When you think “Toronto,” you usually see the iconic CN Tower in your mind’s eye–that spire reminiscent Seattle’s Space Needle that makes the Toronto’s skyline across the St. Lawrence River so distinctive. But the most impressive sight I found in Toronto was the stretch of colorful murals on a central Toronto backstreet known as Graffiti Alley, which runs along the alley behind Queen Street West, between Spadina and Portland Street.
I visited Graffiti Alley in the summer of 2018 on one of the few cool, rainy summer days. The rain made the gritty alley even grittier and made my bike trip through the alley quicker than I would have liked. My visit was the classic example of letting your camera get between you and your experience,so that I can’t even tell you whether the murals are done entirely with spray paint or contain some brush work. And though some of these murals appear to contain words, even in photographic form, they are difficult to parse.
Graffiti has become an accepted urban art form not only in Toronto but many other cities, and it’s gone beyond graffiti to urban murals. Sacramento, where I live, also has many downtown murals that would never be called “graffiti.” Toronto also several murals about town in addition to Graffiti Alley, and these, too, remain now that the Toronto City Council has legalized this art form.
The Council adopted a Graffiti Management Plan in the summer of 2011, which then prompted the creation of StART, or StreetARToronto, which promotes street art in the city. The effort was led by the Queen Street Business Improvement Association, which represents local businesses within the particular area, because business owners didn’t want to have to remove the murals.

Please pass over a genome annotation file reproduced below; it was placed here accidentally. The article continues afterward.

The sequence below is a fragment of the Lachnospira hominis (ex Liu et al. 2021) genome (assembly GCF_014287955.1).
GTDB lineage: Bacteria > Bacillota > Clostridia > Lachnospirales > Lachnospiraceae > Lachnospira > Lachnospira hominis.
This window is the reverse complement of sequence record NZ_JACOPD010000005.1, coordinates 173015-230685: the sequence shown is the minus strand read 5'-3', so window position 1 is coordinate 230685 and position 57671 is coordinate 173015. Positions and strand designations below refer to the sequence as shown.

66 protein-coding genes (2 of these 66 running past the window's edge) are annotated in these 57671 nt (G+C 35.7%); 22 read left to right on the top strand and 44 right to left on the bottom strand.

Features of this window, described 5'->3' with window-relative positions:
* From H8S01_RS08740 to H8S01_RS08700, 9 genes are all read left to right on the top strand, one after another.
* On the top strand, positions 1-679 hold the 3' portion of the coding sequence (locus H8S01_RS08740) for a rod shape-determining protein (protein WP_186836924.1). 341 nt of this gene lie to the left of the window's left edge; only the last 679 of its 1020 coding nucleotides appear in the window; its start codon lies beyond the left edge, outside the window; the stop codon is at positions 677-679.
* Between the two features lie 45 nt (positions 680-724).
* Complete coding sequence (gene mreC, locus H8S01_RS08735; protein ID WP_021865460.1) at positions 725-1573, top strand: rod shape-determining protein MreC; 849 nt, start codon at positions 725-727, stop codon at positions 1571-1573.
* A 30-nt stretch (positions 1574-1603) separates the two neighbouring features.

On my rented bicycle, I tried to dodge the rain, as well as a spat between a woman sweeping behind her Chinese restaurant and a homeless woman squatting in a makeshift tent. Then I had to run a gauntlet of photographers, who had arrived at the alley in a posse led by an instructor.
Since 2011, Graffiti Alley has become a tourist stop as well as a spot for local street fests and even music videos, according to one report. Photos of Graffiti Alley are all over the web and blogosphere; the photos here that I shot that day are just a small example.
After Graffiti Alley was designated “an area of municipal significance,” and Vogue called Queen Street West as one of the “coolest” neighborhoods in the world, the alley landed on the list of places for city walking tours and drew artists to paint a mural on the cement walls and doors. Some murals get painted over, so that the alley may look totally different in a few more years.
What struck me were the bright colors and the racy, cartoon-like aspects of nearly all of the murals. Several of the murals in the alley when I was there appeared to have been painted by the same artist.
There was one wall that contained a very different style of mural that seemed more organic, reminding mean of flowers or sea anemones.
But more often the graffiti artists seemed to be going for a space age or road racer look. The murals are abstract, colorful and imaginative.